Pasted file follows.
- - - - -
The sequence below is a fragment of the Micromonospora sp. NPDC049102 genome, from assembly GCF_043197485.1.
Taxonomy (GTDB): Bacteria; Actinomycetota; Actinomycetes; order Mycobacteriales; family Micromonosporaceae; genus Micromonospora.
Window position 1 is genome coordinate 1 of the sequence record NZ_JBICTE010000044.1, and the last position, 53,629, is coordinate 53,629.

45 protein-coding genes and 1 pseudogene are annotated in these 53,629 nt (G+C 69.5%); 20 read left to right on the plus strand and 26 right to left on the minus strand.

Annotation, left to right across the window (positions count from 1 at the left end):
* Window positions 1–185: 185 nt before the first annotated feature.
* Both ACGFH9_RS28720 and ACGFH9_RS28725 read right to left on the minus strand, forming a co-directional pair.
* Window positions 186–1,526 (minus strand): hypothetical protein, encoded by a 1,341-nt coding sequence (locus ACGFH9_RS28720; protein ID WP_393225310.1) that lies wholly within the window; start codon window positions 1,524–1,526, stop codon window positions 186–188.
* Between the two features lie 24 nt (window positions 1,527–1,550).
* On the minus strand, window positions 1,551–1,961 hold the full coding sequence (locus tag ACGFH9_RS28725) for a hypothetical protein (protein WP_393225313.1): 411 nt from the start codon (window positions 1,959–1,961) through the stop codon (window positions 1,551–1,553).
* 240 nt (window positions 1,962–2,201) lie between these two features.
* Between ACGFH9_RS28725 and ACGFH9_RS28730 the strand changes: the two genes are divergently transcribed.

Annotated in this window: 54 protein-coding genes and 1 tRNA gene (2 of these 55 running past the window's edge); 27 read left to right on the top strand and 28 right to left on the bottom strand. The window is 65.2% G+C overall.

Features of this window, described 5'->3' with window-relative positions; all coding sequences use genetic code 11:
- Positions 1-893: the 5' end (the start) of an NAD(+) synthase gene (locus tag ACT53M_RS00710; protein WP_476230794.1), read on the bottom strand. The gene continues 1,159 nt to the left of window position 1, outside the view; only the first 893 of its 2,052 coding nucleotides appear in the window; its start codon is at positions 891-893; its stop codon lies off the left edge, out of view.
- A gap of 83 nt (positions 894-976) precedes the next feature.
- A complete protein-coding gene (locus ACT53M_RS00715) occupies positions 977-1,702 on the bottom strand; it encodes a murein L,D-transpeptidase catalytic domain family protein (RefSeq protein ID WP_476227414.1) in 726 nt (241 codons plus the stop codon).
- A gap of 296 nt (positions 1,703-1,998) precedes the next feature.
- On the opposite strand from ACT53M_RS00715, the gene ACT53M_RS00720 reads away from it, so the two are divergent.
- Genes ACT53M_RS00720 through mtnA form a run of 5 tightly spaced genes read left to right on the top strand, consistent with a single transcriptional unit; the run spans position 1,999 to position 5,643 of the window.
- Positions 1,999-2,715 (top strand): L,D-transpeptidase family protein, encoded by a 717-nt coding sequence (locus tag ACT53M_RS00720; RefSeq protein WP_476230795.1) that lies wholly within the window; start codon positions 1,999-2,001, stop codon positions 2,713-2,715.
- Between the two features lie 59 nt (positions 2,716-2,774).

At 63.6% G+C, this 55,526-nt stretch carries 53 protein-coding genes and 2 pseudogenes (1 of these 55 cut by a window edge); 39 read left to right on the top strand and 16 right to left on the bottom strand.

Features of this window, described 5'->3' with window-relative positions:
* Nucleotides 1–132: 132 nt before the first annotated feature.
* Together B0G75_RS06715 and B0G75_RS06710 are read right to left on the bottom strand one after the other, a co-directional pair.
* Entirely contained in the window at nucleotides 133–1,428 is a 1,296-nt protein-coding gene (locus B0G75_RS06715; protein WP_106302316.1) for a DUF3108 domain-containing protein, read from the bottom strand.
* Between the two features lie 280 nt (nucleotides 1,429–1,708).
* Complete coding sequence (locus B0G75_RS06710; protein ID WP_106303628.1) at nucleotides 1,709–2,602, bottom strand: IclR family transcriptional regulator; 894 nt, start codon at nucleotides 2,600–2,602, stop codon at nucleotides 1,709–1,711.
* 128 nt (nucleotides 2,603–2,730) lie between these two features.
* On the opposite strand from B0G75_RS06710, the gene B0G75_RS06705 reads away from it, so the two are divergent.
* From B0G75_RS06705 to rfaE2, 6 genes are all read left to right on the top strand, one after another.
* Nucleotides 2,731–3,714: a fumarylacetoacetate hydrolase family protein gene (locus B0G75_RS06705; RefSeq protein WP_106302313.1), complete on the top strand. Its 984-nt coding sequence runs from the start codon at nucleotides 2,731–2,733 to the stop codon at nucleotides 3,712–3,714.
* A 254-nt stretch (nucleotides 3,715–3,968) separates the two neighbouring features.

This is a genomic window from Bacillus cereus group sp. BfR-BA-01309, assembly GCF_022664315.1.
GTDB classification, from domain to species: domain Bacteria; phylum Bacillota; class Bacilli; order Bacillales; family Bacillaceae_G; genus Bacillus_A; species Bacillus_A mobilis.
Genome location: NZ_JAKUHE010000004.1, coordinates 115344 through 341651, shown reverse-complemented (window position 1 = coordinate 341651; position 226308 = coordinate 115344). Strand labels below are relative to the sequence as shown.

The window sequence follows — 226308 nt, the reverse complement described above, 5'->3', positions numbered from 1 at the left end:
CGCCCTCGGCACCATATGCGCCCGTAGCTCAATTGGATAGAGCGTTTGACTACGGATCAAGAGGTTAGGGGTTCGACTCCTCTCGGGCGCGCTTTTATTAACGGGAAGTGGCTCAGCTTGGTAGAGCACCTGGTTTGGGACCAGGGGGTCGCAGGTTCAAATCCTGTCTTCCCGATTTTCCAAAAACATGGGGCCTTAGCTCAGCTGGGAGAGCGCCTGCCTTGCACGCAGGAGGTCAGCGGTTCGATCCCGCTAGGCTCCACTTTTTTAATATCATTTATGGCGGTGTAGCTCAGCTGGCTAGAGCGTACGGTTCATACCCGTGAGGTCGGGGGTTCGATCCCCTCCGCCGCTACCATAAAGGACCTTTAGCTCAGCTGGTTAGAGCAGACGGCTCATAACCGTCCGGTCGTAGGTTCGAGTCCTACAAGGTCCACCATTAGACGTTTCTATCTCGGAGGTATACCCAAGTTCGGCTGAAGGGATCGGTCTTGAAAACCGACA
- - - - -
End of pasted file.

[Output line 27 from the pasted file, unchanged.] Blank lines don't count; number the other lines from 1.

* Entirely contained in the window at nucleotides 133–1,428 is a 1,296-nt protein-coding gene (locus B0G75_RS06715; protein WP_106302316.1) for a DUF3108 domain-containing protein, read from the bottom strand.